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Nanny charged after death of infant in Cambridge

A nanny who lives in Quincy was arrested Monday on a charge of assaulting a 1-year-old girl in her care in Cambridge who later died, and more charges are expected, the Middlesex district attorney’s office said.

Aisling McCarthy Brady, 34, is accused of assaulting the child on Jan. 14 and inflicting severe head injuries, District Attorney Gerard T. Leone Jr.’s office said in a statement. The child, whom authorities did not identify, died at Boston Children’s Hospital two days after the alleged assault.

“This is an extremely troubling case, where we allege the defendant violently assaulted a one-year-old child, causing a devastating head injury and broken bones,” Leone said in the statement. “Children are our most vulnerable victims and where, as here, the offender has been entrusted with the care of a child who depends on them, the allegations are all the more egregious.”


The few details of the case released on Monday had echoes of a high-profile trial in Middlesex County of another nanny, Louise Woodward, in 1997.

Woodward, a British national, was convicted of second-degree murder in the shaking death of an 8-month-old boy in her care, though a judge later reduced the conviction to involuntary manslaughter.

Leone and Attorney General Martha Coakley tried the Woodward case as assistant district attorneys.

According to prosecutors in the current case, Cambridge police responded at about 4:45 p.m. last Monday to a home on Ash Street, where the infant was breathing but unconscious.

She was taken to the hospital and “found to be suffering from subdural and retinal hemorrhaging, and cerebral swelling.

She was also observed to have multiple healing bone fractures,” the statement said.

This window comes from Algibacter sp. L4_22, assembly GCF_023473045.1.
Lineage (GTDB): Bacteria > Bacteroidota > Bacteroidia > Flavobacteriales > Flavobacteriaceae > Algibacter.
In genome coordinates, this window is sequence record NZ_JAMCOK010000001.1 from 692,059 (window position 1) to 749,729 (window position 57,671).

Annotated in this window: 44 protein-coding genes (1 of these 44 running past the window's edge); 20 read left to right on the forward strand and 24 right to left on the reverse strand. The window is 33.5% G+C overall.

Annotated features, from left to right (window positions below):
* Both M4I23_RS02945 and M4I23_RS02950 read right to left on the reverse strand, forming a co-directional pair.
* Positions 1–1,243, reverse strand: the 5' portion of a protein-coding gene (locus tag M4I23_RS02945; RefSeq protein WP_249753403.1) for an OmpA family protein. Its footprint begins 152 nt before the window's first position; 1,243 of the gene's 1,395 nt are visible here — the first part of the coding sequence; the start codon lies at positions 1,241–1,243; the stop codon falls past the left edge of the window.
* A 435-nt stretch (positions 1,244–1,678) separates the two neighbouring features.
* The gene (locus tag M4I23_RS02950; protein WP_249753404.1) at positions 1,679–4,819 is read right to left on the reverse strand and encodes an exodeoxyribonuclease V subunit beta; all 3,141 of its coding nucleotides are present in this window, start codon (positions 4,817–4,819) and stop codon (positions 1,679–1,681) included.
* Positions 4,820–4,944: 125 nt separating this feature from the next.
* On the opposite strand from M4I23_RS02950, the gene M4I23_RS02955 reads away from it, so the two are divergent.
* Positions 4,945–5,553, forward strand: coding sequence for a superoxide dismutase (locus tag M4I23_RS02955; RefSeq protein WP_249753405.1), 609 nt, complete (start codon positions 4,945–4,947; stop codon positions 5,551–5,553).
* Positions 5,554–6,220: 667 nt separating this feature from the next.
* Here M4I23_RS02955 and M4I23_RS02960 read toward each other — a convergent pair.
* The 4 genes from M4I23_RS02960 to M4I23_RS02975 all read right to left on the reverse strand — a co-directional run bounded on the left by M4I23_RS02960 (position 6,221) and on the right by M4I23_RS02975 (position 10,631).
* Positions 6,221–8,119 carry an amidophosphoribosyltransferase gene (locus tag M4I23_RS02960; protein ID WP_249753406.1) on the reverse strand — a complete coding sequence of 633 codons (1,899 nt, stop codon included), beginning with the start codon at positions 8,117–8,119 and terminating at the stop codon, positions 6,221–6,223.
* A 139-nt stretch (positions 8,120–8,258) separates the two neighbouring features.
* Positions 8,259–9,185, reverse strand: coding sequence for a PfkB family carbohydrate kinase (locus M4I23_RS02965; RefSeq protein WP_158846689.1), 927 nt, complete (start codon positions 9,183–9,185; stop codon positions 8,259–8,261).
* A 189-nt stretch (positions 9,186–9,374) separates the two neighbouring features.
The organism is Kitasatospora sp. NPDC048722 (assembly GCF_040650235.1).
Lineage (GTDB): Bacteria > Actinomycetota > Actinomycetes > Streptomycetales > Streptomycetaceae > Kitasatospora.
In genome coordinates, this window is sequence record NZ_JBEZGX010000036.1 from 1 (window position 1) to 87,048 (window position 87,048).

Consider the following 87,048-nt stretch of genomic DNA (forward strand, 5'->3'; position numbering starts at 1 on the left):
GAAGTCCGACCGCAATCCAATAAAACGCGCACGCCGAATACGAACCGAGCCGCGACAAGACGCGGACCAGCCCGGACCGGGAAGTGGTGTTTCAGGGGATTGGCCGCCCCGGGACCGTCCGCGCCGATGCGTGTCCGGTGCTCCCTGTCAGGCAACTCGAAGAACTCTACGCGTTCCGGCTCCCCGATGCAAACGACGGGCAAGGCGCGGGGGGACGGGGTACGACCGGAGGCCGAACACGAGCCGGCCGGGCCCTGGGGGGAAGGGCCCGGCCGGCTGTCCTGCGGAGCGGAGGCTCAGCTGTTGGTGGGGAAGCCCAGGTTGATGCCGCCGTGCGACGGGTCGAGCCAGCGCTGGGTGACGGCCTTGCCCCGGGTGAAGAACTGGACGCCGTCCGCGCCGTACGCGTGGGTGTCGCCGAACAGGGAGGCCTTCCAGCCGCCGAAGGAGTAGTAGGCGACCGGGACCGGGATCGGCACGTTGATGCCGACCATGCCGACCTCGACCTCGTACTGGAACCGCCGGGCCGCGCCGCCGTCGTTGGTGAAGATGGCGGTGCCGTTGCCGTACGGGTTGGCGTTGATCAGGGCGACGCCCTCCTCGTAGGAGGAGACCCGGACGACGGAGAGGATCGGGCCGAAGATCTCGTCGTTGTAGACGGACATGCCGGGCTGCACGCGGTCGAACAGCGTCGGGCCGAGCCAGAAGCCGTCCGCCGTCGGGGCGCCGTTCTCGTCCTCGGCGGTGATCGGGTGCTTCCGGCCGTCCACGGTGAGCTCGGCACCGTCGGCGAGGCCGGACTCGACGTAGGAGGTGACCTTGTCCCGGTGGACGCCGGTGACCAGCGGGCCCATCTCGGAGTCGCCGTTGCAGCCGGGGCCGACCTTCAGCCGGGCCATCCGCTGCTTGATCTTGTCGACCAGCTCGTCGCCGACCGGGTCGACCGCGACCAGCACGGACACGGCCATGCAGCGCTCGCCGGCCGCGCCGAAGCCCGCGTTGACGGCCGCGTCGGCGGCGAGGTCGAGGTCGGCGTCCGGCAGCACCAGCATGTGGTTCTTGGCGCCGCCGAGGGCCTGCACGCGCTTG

Authorities determined that Brady had sole custody of the girl that afternoon and that her injuries were consistent with abusive head trauma, according to Leone’s office.


Brady is scheduled to be arraigned Tuesday in Cambridge District Court on a charge of assault and battery on a child causing substantial bodily injury, the statement said.

Prosecutors said that Brady will probably face more charges when the final report by the Office of the Chief Medical Examiner is concluded.

A spokeswoman for Leone did not immediately return messages seeking comment Monday night.

Ash Street is a one-way street near Harvard Square that is lined with large houses and a Radcliffe College building, as well as brick high-rise apartments that overlook the Charles River.

Working telephone numbers for Brady’s relatives could not be located, and it was not immediately clear if she had hired a lawyer.

A Cambridge Police spokesman could not be reached for comment. A spokeswoman for the Department of Children and Families had no information late Monday night on whether any prior complaints had been made against Brady.

Globe correspondents Haven Orecchio-Egresitz and Chris Struck-Girard contributed to this report. Travis Andersen can be reached at Follow him on Twitter @TAGlobe